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Denali State Park: Little Coal Creek Trail

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Star Star Star Star Star

Distance: 4.3 miles


Nibble wild blueberries as you climb to dramatic views of 20,320-foot Mount McKinley on this easy, 4.3-mile out-and-back in the Talkeetna Range.
  • Alaska Range
  • Little Coal Creek Trailhead
  • Lush Path
  • Edible Watermelon Berries
  • Beaver Pond
  • Wild Blueberries
  • Mount McKinley and the Chulitna River
  • Mount McKinley and Alaska Range
  • Above Treeline
  • Talkeetna Foothills
  • Talkeetna Range

Local secret: One of the best ways to sneak a peek at Mount McKinley—North America's highest peak—is to trek into the Talkeetna Range in Denali State Park. Heed this advice and hike to breathtaking views of the Alaska Range on this easy, 4.3-mile out-and-back.

Begin with a gentle climb through a damp forest of ferns, white spruce, and birch. Roughly a mile into the hike, pass beneath a 4-foot beaver dam and climb the ridge (lined with blueberries) to the east. Remember: This is bear country, and you're not the only mammal that appreciates these tasty trailside treats.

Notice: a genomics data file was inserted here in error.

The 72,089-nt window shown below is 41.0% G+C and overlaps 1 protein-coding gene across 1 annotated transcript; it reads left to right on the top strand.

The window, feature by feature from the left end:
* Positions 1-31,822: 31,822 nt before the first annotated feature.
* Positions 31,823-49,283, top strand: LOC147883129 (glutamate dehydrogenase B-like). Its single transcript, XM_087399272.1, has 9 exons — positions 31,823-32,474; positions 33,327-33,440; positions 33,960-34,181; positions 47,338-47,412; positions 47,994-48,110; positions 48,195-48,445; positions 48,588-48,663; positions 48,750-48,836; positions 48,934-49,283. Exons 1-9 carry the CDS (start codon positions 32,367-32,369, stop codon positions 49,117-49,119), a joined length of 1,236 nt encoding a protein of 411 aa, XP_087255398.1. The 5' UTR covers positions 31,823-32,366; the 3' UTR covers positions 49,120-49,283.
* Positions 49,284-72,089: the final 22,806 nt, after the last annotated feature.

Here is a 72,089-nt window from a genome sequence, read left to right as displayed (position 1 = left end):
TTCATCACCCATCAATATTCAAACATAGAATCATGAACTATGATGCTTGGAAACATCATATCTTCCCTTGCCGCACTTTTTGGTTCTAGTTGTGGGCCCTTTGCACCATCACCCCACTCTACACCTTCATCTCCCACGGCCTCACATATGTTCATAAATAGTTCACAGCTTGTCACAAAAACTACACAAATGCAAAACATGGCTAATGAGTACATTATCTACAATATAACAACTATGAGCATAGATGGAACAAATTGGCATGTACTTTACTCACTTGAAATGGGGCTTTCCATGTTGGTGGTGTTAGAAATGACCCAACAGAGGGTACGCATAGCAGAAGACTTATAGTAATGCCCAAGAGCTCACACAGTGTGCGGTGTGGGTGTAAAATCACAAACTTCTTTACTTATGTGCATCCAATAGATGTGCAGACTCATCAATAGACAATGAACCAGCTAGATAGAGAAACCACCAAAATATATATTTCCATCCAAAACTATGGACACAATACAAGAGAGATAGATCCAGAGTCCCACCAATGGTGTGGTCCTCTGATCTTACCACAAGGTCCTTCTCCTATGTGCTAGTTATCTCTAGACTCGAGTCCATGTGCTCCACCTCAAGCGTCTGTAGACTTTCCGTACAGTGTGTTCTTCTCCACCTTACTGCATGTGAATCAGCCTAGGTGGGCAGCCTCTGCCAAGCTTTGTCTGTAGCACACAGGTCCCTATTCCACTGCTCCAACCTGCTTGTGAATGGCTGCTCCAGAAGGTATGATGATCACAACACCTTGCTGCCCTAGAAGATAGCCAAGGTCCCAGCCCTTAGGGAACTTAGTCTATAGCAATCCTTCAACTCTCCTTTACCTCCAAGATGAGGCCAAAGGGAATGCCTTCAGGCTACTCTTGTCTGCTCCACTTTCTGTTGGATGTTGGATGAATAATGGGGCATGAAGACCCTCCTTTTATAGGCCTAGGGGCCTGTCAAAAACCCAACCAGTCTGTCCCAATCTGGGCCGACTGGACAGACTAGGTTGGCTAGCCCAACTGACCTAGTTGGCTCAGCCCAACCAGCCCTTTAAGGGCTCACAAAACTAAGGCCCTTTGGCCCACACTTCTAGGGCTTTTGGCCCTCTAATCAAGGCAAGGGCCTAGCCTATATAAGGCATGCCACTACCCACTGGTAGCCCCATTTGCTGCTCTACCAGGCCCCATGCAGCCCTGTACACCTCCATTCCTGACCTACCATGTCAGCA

After a mile, the route climbs above treeline where low willow thickets and tundra reveal clear views to the west of 20,320-foot Mount McKinley, the Eldridge Glacier, and the braided Chulitna River below. More Alaska Range peaks and the Chulitna River valley stretch beyond the horizon to the north. To the east, the tundra-covered foothills of the Talkeetna Mountains rise to smaller snowy caps.

If it's a clear day, linger, eat berries, take plenty of pictures, and count yourself lucky. The sight a 20,000-foot mountain rising above the river at about 1,000 feet is a shocking sight, and the mountain's notoriously unpredictable weather can make unobstructed views of the summit and its surrounding knife-like peaks and interwoven snowfields elusive.

From here, the trail continues up the ridge for another 1.1 miles. At the turnaround point, savor more 360-degree views of the Alaska Range. Bring binoculars to zoom in on glaciers or to scour the Talkeetnas for bears and other wildlife. Follow the same route back to the trailhead.

-Mapped by Jenn Fields

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